Claire Vaye Watkins’ apocalyptic novel, Gold Fame Citrus, is set in a southern California ravaged by drought. Years of sparse rain and intense heat have stripped LA of its greenery, killing all the agriculture and drying up the already sparse water. The Mojave desert expands into a dune sea, called the Amargosa, that covers most of southern California, devoid of life and water and considered a wasteland. Most everyone has been evacuated, and those who remain live on the fringe, plundering from abandoned houses to find the means to survive.
Luz, former poster child for the Bureau of Conservation, and Ray, a veteran of “the forever war,” have opted to stay behind, making a life for themselves in an abandoned mansion, subsisting on ration cola and a meager water supply.
One day, they find a strange little girl at a rave and, seeing that she is being abused by the people she is with, take her. New to the role of parents, they leave Los Angeles, searching for a better life. They are quickly waylaid in the sands of the desert, finding prophets, strange communes and an entirely different way of life than any they had ever imagined.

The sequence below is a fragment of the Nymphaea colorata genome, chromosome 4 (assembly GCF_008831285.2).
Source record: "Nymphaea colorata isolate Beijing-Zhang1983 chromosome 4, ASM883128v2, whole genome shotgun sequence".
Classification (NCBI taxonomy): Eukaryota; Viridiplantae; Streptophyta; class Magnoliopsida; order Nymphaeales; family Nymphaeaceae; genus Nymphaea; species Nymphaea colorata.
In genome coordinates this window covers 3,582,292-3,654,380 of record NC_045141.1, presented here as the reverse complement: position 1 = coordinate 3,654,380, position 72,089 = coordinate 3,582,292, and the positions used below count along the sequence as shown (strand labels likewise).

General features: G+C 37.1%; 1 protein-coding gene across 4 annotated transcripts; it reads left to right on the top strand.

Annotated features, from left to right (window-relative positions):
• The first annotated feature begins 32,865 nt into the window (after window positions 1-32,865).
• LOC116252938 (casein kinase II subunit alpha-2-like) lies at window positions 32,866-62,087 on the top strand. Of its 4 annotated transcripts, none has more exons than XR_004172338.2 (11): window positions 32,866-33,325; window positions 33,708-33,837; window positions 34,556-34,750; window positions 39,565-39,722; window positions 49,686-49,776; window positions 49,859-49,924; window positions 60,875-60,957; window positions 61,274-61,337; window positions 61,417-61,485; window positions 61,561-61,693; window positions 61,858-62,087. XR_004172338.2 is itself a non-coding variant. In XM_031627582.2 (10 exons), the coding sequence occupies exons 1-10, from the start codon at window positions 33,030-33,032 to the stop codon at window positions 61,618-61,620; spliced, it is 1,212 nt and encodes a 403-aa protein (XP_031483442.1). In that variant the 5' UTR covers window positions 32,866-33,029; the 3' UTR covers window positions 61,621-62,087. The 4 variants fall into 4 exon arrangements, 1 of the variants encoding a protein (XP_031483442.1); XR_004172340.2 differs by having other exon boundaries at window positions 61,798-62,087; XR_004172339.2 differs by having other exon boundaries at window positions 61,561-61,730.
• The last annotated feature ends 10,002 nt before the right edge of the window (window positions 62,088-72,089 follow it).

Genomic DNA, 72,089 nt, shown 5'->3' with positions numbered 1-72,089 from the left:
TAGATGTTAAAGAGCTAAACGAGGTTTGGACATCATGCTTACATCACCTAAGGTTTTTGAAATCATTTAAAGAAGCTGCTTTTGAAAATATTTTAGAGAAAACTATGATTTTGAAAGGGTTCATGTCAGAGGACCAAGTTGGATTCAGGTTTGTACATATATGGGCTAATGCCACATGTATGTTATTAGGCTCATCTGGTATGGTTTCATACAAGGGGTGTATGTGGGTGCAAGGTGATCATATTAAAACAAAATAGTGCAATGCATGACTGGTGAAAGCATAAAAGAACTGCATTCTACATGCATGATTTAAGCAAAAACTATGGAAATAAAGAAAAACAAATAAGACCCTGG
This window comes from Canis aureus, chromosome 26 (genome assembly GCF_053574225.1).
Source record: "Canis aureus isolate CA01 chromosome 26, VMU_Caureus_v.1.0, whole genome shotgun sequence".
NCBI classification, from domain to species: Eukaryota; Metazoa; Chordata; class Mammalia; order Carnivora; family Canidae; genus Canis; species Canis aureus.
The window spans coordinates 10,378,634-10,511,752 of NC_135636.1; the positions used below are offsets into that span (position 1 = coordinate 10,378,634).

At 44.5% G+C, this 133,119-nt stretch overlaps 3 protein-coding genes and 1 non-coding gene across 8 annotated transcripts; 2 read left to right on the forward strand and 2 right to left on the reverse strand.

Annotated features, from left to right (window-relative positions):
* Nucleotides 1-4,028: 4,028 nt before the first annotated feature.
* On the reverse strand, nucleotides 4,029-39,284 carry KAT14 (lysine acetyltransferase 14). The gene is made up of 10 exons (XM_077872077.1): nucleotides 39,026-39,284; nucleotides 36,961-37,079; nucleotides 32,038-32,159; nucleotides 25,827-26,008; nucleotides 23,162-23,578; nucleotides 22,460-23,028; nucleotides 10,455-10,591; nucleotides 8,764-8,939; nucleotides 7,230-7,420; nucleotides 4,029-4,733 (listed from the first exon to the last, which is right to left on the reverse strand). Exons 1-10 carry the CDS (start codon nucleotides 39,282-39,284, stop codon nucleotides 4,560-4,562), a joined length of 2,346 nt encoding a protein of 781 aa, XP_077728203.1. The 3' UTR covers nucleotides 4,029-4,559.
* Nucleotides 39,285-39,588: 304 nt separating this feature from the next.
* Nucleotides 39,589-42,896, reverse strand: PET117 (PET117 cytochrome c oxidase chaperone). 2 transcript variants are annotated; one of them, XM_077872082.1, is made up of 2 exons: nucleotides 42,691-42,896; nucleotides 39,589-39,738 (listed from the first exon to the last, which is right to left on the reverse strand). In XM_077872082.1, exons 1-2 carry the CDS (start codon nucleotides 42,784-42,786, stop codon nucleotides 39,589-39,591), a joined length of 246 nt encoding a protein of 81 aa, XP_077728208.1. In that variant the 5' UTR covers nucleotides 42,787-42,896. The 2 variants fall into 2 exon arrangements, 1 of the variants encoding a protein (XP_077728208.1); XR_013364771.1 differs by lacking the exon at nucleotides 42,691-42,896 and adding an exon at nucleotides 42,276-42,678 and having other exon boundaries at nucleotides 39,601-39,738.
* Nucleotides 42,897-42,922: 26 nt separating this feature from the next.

In Gold Fame Citrus, Watkins focuses on how place affects people. The Amargosa is considered lifeless and barren, yet there is a community that is thriving on its outskirts, sustained by a charismatic prophet. It has driven most people out of southern California, killing many as it eats up towns and cities as it steadily marches east, yet it has a mystical pull on those who choose to exist next to it. She focuses on the glamour that is associated with death. The holdouts that live on the edge of the dune sea are drawn to it for this reason.
The prose also highlights these contrasting ideals by mixing beautiful descriptive language, often about the Amargosa’s looks, moves and interactions with the landscapes that it is swallowing, and coarse, blunt statements about what people must do to survive and interact with it. This contrast drives most of the conflict in the story, pushing the characters to find new and better ways to interact with the dangerous landscape that they have chosen to live in.
The characters are fantastic. They are allowed to be themselves and live their messy and complicated lives, and they do so unapologetically. They remain who they are throughout all of the conflicts in the story, not changing in unrealistic ways for the sake of character growth. While some might be able to use an apocalyptic scenario as an opportunity for personal growth, most people will just be trying to survive. Someone who is flaky and inconsistent before the disaster would be flaky and inconsistent after. This makes the character feel extremely realistic, real people dealing with a changing world.
This book is a phenomenal story about people trying to survive in a harsh and dry future. The story is fast paced, pulled forward through the perspectives of many different characters, and complex. It is an interesting twist on the story of the apocalyptic drought-ravaged west, one that stands out and will be remembered for years to come.